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Rated: E · Fiction · Comedy · #2214426
Writer's Cramp
"Are you really going to do it?" Felicity asked, seeing her sister put on the red flannel petticoat.

"It is Leap Day. And what greater leap for a woman than to enter into marriage."

"But to propose ..."

"I have had no offers thus far. And I dread to be named 'spinster'."

"But Charlie, for sure you could do better."

"Mr. Goodberry has been calling upon me for three years now. He is a gentleman of means and would make a safe choice for a husband."

"He is a dullard, dear sister. If he had anything about him he would surely have asked for your hand long ago."

Elizabeth stood before the mirror. "Will you fasten me, Felicity dear." The younger girl began the buttoning. She got so far and then stopped.

"What is the matter, dear sister?"

"Elizabeth, your dress has shrunk. It will no longer reach."

"You are polite as ever, sister. What you mean is I am fat."

"I would never ..."

"You would never. You are too kind. Beware Felicity, your kindness may be taken advantage of. I am fat. All the more reason for wanting a husband before I reach the proportions of Aunt Mildred."

"For shame. You deride the sister of our dear Mama, she who has been so generous of spirit." Felicity felt the colour rising in her cheeks. She was not given to bouts of temper.

"Generous? She would see us all starve to fill that belly." Elizabeth fought back until she saw tears in her sister's eyes. "My dear sister, we must not fall out so." She took the younger girl into her arms. "Help me find a gown that will accept my ample proportions."


"You do know what day it is?" Phillip asked his dear friend.

"I have not now or ever had a wish to call upon Miss Elizabeth Arbuthnott. It is Mama who insists that I do so."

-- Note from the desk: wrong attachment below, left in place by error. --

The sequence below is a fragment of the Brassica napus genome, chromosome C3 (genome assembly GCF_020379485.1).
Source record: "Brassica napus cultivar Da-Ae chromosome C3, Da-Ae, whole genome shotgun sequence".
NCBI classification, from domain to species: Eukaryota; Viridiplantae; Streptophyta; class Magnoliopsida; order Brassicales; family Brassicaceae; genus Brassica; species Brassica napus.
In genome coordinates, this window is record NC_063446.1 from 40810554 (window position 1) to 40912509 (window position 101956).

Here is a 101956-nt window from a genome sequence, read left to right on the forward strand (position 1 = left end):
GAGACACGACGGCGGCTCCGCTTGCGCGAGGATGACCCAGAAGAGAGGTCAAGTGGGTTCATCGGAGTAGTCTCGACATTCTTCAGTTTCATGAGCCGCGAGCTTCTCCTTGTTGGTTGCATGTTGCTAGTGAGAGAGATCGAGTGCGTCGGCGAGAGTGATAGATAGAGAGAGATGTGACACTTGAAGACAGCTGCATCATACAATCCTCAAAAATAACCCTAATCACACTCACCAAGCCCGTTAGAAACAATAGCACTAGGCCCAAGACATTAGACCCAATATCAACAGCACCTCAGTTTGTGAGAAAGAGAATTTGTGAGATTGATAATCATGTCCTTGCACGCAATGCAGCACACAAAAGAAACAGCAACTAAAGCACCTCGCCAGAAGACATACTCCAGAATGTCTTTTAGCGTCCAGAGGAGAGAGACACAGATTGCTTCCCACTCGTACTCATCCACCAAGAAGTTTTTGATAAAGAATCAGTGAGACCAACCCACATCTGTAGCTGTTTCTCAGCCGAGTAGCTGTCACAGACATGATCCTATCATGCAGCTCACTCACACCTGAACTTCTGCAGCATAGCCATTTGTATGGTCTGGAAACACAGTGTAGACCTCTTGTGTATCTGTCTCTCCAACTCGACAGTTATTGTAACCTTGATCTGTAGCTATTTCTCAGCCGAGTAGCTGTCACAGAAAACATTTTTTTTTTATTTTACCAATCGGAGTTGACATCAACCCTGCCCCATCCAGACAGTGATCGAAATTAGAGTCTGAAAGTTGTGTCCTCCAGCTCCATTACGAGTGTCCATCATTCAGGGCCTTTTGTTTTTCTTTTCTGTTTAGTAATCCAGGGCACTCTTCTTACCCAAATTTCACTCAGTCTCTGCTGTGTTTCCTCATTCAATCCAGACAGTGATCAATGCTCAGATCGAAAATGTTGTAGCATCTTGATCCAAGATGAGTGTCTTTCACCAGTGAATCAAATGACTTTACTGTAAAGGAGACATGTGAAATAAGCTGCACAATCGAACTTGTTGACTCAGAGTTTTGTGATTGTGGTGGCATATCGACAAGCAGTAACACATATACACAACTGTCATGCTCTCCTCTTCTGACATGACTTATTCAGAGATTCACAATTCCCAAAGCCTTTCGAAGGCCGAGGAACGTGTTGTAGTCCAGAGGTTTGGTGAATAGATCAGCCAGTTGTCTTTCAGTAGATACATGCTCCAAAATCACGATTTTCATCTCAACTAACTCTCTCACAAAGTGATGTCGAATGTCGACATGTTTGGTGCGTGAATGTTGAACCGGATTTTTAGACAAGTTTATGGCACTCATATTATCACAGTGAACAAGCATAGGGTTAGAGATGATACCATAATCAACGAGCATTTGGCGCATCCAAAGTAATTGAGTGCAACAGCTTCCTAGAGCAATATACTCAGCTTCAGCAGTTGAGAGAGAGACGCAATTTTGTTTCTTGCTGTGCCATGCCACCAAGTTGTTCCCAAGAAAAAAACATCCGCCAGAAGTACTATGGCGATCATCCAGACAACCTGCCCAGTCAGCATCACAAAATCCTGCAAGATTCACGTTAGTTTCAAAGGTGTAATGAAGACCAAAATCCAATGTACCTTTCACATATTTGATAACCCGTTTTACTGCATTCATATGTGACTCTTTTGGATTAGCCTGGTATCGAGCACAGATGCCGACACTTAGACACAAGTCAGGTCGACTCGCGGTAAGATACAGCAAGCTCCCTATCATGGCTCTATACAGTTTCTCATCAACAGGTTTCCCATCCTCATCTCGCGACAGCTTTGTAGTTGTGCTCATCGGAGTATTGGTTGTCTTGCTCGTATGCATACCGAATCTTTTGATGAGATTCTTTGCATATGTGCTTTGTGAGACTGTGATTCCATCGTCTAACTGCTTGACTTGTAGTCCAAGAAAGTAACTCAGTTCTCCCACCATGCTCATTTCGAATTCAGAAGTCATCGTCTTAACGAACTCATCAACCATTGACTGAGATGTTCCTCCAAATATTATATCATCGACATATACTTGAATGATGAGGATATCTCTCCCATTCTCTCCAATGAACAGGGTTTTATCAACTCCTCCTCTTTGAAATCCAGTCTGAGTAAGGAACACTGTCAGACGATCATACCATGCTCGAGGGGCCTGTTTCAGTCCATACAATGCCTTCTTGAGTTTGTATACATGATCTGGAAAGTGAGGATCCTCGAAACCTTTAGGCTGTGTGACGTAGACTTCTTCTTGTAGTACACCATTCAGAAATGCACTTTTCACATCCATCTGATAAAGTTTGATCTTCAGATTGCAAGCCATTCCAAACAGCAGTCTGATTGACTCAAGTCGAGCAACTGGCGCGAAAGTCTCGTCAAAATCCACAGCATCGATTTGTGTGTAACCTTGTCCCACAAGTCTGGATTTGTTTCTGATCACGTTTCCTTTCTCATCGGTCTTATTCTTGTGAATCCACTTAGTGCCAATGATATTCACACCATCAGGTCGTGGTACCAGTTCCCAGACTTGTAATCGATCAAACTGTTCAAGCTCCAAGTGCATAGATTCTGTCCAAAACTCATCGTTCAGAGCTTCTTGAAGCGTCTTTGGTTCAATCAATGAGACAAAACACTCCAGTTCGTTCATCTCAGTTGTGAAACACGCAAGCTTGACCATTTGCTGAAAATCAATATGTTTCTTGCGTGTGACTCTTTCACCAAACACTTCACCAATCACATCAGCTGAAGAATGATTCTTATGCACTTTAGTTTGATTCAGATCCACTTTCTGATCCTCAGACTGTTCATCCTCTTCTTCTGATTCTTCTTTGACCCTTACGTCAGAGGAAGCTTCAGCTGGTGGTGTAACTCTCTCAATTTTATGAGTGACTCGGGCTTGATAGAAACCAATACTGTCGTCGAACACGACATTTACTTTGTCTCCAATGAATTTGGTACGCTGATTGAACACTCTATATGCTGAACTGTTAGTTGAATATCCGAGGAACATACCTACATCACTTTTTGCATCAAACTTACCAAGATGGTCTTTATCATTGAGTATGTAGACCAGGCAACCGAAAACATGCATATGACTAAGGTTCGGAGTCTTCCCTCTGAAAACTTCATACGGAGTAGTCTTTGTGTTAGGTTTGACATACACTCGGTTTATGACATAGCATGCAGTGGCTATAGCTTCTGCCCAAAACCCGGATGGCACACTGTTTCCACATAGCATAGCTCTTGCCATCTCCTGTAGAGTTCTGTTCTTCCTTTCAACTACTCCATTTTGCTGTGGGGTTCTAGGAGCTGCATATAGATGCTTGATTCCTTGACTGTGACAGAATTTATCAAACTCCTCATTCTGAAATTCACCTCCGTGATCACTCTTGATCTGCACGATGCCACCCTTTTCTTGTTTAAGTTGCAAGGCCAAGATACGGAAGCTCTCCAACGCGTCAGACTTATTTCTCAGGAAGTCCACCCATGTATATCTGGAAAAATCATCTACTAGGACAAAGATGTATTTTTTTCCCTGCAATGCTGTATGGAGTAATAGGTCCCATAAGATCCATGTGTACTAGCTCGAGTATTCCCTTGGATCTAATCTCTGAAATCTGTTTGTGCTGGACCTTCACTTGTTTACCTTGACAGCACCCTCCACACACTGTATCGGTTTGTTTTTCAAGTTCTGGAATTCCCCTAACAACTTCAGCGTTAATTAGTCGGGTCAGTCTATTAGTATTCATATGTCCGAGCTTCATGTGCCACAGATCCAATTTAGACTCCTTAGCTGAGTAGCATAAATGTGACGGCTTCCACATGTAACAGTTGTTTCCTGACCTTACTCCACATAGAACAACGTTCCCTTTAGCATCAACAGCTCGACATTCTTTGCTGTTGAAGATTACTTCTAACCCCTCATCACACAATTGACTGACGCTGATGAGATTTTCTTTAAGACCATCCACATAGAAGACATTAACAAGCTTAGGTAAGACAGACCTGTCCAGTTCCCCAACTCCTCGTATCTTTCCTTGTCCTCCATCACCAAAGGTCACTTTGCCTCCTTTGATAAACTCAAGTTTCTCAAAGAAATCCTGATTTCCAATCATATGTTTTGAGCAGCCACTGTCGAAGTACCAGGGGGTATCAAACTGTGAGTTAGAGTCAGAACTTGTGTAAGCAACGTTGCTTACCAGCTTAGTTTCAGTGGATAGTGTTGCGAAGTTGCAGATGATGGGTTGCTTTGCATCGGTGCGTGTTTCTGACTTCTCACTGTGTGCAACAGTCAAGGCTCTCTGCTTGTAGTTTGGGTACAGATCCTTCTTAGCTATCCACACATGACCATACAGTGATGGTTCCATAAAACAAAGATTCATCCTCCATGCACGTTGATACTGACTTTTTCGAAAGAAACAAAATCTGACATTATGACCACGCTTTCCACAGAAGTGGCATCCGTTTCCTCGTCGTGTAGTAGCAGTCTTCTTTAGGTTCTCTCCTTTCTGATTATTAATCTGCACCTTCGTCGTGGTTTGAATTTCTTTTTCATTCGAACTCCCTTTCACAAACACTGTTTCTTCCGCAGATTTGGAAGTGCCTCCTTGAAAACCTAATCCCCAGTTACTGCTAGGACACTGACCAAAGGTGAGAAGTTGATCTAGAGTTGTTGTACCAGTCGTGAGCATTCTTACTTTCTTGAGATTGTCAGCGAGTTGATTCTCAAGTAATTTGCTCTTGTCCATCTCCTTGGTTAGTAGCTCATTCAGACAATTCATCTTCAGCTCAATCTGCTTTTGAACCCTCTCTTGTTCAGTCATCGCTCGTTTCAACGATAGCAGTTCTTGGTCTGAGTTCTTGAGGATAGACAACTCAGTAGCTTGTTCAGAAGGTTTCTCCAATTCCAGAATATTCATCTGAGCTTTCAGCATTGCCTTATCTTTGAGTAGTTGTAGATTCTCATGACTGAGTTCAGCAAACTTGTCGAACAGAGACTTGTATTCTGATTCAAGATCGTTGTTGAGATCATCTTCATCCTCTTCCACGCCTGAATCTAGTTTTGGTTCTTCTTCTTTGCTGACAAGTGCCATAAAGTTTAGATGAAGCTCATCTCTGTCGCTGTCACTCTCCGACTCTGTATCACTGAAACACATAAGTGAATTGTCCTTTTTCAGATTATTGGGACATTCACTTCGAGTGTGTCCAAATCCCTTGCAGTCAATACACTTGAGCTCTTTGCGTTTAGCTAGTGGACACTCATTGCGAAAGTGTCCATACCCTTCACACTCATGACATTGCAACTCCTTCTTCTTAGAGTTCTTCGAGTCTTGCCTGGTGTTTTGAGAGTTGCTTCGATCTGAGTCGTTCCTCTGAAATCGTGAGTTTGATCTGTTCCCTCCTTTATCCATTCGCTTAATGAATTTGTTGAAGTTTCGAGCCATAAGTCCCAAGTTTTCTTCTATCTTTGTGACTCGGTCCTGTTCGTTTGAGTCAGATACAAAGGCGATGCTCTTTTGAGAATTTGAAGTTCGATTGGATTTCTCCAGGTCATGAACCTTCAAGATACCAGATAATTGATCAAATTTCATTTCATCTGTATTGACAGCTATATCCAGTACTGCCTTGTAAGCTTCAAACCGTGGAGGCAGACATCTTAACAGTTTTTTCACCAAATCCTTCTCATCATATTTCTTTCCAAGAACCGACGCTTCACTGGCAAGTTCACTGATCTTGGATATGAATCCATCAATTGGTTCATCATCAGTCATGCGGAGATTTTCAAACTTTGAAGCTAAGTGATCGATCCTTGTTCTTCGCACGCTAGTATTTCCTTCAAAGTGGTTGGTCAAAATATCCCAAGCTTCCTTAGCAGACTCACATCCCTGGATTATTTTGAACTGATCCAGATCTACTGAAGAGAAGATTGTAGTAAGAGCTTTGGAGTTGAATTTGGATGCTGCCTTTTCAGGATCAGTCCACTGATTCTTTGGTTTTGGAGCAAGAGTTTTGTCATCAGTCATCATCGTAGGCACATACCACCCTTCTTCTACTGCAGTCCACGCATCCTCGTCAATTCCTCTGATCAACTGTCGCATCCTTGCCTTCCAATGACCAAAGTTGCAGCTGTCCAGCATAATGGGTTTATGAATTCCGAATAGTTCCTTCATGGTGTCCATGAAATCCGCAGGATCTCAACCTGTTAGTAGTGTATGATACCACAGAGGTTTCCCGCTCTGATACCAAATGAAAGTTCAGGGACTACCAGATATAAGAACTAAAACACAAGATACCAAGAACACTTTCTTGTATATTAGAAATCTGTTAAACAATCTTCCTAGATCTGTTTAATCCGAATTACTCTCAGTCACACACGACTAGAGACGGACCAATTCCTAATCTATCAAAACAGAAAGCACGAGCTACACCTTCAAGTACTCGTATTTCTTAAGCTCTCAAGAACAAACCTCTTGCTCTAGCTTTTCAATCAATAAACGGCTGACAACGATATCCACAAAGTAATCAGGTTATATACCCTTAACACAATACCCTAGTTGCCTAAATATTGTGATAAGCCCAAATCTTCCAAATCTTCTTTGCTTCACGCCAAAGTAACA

"Why do you always dress thus for your visits?" Phillip asked, seeing his most admired companion in the garb of a gentleman farmer.

"Would you have me dressed in my London finery?" Phillip was picturing Charlie in his peacock waistcoat which so showed his physique.

"But on this day of all days, is it not a risk?"

"That lady would not dare."


Charlie rode up to Alston Manor to be met by the butler. "Miss Elizabeth awaits you in the rose garden, Sir." He took the reins and Charlie dismounted.

Phillip rode not far behind, afraid the lady may dare.

"I can see you," Charlie called out to young Felicity hiding behind a tree. The girl giggled and disappeared behind the hedge.

Elizabeth floated through the rose garden, cupping and sniffing the early buds. Her hair hung loose, moving in the breeze. "Ah, Mr. Goodberry, you startled me." Charlie was aware of the small face watching from the arbor. As Elizabeth moved he caught a glimpse of the red petticoat.

Hooves thundered as Phillip galloped between the pair. He pulled his steed to a halt, grabbed the hand of Charles Goodberry and pulled him up into the saddle. With a wave of his hat he rode off.

As the dust settled, Felicity ran to her sister with a sad look on her face.

"Worry not, dear sister, I had a need for a good supply of new gloves and I feel Mr. Goodberry might include a few other fripperies."

567 words
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